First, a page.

BALTIMORE, Md.: Cuba aids Black farmers

Taking advantage of a law that allows Cuba to buy food directly from U.S. producers, the NAACP brokered a deal between hard pressed African-American farmers and the socialist country.

Cuba has been strangled by a U.S. embargo for 40 years.

African-American farmers are vanishing. Last year African-American farmers marched on the Agriculture Department, demanding an end to racist lending practices. Federal money flows to Agribusiness corporations, like Archer Daniels Midland, but Black family farmers are losing their land.

The new deal will provide Cuba with food and, hopefully, save African-American family farms.

Pennsylvania used the same law when it established a sister city state with Santiago, Cuba, last year. The goal is saving family farms in the state.

LOS ANGELES: Workers freed from sweatshop get U.S. residency

In 1995, Immigration and Naturalization (INS) officials raided a San Gabriel factory where workers from Thailand had been kidnapped and forced to work for less than 60 cents an hour under 24 hour armed guard.

Finally, in November 2002, 71 of the workers were granted permanent U.S. residency.

“I am happy, happy, happy,” Sirilac Rongsakare said outside a Los Angeles garment factory where she now works.

The story of the Thai workers in San Gabriel is a centerpiece of the Smithsonian Institution’s critically acclaimed exhibit on sweatshops, “Between a Rock and a Hard Place: A History of American Sweatshops 1820-Present.”

After the raid, workers filed lawsuits to collect years of back pay, eventually receiving only $4 million in settlements. Depending on seniority, workers received from $10,000 to $80,000 apiece.

Seven of the sweatshop operators pleaded guilty to charges of conspiracy, requiring indentured servitude and harboring illegal immigrants. Six received prison terms and the seventh was deported to Thailand after cooperating with prosecutors.

ELK GROVE, Ill.: Long lines at the airport and unemployment office

United Airlines (UAL), second largest airline in the country, announced that 9,000 more workers will be laid off, reducing flights by 6 percent in the name of private profits. Already, 2,100 workers are laid off.

Despite congress’ $1.8 billion bail-out of UAL after the Sept. 11, 2001, attacks, the company says it faces Chapter 11 bankruptcy by Dec. 2.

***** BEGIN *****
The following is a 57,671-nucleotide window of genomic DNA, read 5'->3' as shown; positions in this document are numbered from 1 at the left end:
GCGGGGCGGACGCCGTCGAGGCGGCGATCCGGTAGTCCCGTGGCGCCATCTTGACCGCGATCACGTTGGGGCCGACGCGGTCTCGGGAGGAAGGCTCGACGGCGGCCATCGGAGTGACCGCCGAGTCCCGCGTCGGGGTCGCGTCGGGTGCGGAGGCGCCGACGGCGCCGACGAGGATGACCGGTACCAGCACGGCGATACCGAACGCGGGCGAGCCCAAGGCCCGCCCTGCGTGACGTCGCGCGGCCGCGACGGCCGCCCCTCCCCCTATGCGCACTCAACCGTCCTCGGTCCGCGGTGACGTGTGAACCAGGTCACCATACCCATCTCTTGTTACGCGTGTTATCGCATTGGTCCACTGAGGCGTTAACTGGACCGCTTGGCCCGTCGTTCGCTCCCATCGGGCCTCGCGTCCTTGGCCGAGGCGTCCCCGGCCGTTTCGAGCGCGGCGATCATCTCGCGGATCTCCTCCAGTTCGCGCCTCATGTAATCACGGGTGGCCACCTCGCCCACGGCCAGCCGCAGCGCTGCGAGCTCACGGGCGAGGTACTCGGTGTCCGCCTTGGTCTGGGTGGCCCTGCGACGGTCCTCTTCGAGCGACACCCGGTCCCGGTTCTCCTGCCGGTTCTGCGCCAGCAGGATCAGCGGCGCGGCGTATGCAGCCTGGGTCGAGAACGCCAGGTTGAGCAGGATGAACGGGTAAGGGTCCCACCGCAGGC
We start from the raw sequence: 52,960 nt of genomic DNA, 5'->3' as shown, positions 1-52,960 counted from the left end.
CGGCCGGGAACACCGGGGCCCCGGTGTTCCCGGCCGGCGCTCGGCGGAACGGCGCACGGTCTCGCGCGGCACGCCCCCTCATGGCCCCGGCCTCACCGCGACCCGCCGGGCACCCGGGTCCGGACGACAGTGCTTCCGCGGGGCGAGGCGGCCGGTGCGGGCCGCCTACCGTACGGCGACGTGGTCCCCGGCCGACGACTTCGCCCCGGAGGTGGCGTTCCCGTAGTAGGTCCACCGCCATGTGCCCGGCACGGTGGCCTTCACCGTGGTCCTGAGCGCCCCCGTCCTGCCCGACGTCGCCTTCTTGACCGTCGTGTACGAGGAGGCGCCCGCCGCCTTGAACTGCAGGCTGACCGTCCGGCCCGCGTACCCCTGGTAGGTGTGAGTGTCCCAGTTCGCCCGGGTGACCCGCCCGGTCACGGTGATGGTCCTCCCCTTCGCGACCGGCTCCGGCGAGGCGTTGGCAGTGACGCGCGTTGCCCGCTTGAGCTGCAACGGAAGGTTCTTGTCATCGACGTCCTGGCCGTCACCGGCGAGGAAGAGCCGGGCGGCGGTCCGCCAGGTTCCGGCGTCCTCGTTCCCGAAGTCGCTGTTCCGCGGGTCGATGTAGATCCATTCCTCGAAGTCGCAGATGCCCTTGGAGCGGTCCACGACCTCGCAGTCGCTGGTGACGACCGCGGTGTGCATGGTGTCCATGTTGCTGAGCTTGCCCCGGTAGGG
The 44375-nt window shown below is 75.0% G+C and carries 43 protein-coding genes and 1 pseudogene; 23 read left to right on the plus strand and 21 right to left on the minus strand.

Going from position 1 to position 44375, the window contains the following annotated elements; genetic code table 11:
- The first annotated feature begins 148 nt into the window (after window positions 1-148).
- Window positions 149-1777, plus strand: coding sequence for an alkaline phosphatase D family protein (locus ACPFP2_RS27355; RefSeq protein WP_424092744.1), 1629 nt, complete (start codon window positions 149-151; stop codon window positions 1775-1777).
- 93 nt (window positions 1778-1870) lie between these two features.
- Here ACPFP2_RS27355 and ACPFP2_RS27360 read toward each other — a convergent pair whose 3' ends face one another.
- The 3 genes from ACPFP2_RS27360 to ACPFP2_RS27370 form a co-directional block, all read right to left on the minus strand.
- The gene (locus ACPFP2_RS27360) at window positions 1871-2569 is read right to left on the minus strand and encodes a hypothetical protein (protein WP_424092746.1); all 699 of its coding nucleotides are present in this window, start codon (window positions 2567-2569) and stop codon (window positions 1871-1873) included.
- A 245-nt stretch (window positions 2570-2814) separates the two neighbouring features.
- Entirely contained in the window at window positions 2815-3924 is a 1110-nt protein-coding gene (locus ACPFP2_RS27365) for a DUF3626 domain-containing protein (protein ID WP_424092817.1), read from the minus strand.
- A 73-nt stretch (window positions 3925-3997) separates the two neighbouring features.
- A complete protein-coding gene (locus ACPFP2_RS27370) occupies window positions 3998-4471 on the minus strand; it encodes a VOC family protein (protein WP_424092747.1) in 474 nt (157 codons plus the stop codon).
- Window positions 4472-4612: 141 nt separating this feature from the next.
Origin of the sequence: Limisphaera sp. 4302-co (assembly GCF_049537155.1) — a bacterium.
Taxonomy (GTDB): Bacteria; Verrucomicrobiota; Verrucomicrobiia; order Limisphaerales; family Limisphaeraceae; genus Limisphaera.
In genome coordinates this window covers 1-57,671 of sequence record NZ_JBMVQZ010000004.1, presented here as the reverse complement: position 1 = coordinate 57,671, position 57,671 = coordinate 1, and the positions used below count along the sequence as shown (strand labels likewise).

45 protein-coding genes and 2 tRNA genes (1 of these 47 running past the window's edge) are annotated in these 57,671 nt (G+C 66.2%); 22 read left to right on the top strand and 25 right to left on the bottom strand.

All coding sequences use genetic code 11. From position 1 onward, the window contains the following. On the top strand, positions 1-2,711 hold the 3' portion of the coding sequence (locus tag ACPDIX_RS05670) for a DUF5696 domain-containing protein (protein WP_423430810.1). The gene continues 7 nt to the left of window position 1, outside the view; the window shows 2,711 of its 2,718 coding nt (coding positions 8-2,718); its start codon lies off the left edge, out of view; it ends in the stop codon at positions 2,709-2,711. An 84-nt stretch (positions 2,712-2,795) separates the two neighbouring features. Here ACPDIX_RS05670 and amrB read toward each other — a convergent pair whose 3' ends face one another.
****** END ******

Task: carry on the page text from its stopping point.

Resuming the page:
In addition to layoffs, the company plan calls for $5.8 billion in worker concessions.

DETROIT, Mich.: Corporate tax cuts = layoffs in juvenile court

Employees of Wayne County Circuit Court – nearly all of them working in areas involving children – are being laid off to help balance the budget of the state’s largest circuit court.

The layoffs, effective Nov. 29, include 13 probation officers whose caseloads total nearly 600 low-level juvenile offenders.

Layoffs affect members of Locals 1905, 409 and 3309 of the American Federation of State County and Municipal Employees.

In a letter distributed by Local 1905, President India Williams, a juvenile probation officer, described the action as “gestapo tactics” and an assault on unionized employees.

“In the end, these decisions are simply part of a growing national movement to eliminate the unionized workforce in this country and dismantle basic public services through privatization,” Williams wrote.

WASHINGTON, D.C.: Judge William Webster forced to resign

Despite a ringing endorsement from the Bush administration, William Webster, former FBI director and former director of the CIA under Reagan, resigned from chairmanship of the Securities and Exchange Commission (SEC) Accounting Oversight Board less than four weeks after his appointment.

The accounting oversight board was established by Congress over the summer in the wake of the flood of corporate scandals, starting with Enron and WorldCom. The legislation calls for the new five-member board to be running by April 25. It will be funded by fees assessed on publicly traded companies.

Amid a storm of controversy, SEC chairman Harvey Pitt resigned on Nov. 4, as well as the agency’s chief accountant, Robert Hardman.

With the Webster resignation, the SEC is looking for a new leadership, which must pass Senate muster. Webster got the job in a 3-2 vote of the five SEC commissioners. Pitt and the two Republican commissioners with strong ties to the accounting industry approved Webster; the two Democratic commissioners voted no.

National Clips are compiled by Denise Weinebrenner Edwards.
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